I have traveled along the New Jersey Turnpike many times. When I was a kid, my parents would take us to New York to visit their parents. When I was in high school I would travel to swim meets with my school. In college, I went to Great Adventure with a collection of friends. After college, I had a girlfriend who lived in Freehold, and drove there and back  to visit her in my first car. I later took dates to Great Adventure. Most recently, I headed north with my (now ex-) wife and family to visit her family in Ocean Grove, NJ. Today, I took the familiar exit 7A to attend a workshop on the Jersey Shore. I can recall all or parts of all the trips I made along this highway, but I didn’t make it so often that it became rote. I remember leaving from Steve’s home out toward Exton, along with Chris, Darius, and Julie. I remember driving to, and then from Ginny’s home in Freehold. I remember the warm spring air across snow plowed into mounds in the Lawrenceville gym parking lot. I remember riding the Ferris wheel with Marie. I remember missing the turn onto Rte 18. I remember the radio signal fading out from WIP close to where the NJ State Police building was along the turnpike. I can remember feeling happy, sad, angry, jealous, confused, frustrated, thrilled, elated, confident–all along this same stretch of road.

As I drive along this road, I feel as if I am accompanied by several versions of myself, each one traveling the same path to different destinations, either alone or in the company of friends. I wonder what habits have shaped my travel, and me, and how the habits formed over time. I wonder what it would be like to wander over this path–and a dozen, a thousand other paths–for the first time. “You’ve analyzed this enough for both of us,” someone once told me. Of all my habits, analyzing–what I will call wondering or remembering or reveling or pondering or considering or questioning or figuring or honoring or respecting or holding or living–is perhaps my most ingrained habit. It isn’t second nature; it is first nature. What would it be like to just do–either guided by feelings or by someone else’s direction–without thinking?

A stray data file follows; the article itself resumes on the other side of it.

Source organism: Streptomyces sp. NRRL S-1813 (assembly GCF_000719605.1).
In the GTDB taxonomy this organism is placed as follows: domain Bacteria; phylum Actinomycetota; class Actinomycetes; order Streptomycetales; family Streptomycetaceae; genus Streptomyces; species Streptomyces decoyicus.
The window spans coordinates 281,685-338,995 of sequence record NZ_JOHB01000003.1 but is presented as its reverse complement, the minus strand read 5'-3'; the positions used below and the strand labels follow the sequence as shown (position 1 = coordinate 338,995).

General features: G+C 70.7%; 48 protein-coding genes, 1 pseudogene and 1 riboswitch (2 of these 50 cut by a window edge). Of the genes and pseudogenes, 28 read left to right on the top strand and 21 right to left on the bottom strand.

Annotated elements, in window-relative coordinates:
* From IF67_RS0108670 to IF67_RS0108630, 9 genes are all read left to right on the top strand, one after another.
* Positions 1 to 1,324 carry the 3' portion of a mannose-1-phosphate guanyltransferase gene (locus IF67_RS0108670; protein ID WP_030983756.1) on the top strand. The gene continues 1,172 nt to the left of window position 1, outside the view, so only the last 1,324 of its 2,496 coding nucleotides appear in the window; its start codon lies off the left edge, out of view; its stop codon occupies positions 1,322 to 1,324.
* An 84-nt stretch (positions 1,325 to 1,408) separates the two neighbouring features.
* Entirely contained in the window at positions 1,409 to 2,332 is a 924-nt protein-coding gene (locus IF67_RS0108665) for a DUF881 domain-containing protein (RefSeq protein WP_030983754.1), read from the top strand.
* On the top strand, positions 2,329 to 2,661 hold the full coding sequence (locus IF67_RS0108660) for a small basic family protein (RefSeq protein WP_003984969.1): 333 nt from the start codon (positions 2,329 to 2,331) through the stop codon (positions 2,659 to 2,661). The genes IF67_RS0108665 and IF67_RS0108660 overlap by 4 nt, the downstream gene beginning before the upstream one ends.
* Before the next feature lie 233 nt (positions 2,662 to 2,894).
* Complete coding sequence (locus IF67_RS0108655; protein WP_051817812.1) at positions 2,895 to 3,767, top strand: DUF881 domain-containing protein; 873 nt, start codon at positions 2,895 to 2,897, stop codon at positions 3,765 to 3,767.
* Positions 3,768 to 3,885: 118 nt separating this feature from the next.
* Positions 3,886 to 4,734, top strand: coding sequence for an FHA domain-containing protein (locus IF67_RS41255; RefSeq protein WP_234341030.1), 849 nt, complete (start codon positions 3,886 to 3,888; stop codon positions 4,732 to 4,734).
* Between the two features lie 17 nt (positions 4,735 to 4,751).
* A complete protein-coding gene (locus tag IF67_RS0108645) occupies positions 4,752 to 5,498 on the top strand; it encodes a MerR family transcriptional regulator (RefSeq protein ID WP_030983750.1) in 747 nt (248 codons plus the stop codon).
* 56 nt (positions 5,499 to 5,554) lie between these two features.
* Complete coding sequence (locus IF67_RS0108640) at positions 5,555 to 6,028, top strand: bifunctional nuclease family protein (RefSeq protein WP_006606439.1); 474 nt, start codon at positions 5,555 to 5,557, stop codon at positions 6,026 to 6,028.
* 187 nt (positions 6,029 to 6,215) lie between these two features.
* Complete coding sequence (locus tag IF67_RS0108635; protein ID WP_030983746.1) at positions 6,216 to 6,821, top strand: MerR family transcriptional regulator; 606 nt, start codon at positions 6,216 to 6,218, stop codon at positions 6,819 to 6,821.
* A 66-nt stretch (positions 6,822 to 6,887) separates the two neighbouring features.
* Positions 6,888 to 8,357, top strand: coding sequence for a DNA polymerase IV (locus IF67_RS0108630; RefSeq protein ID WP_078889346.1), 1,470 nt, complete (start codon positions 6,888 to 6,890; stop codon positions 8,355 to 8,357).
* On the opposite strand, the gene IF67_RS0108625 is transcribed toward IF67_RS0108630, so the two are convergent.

I once used the metaphor of a path in the brain to demonstrate how memories are made and habits formed. I told students to imagine someone walking through woods over and over until a dirt path had been worn into the underbrush. walk along that path enough and it becomes more like a rut. As soon as the path takes hold, it begins to seem like there is only one way through the woods. I said that once a neural pathway had forms in the brain, it becomes a little like that deep hewn path, and that will power and determination alone are insufficient to the task of changing it. I was trying to disabuse my students of the notion that addictions or mental illnesses like depression could be combatted by force of will alone–that there is no shame in seeking help. I was also trying to show how deeply ingrained habits and patterns in our lives could become.

Maybe this kind of thought is simply a habit for me. Maybe others simply do not need to reflect and wonder. I don’t know what that would be like. I am reading William Finnegan’s Barbarian Days, and he writes about being a young surfer and learning to surf a particular break, and how surfers–the epitome of “go with the flow”–patiently learn the dynamics of each place they surf. They intimately learn the combinations of wind, tide, and depth. And then make surfing seem effortless. Thinking is effortless for me–not easy, to be sure–but something that comes as naturally as breathing or eating. I barely need to daydream, because the visions, the thoughts, the fleeting glimpses and sometimes lengthy gazes into the breaks of the day come involuntarily.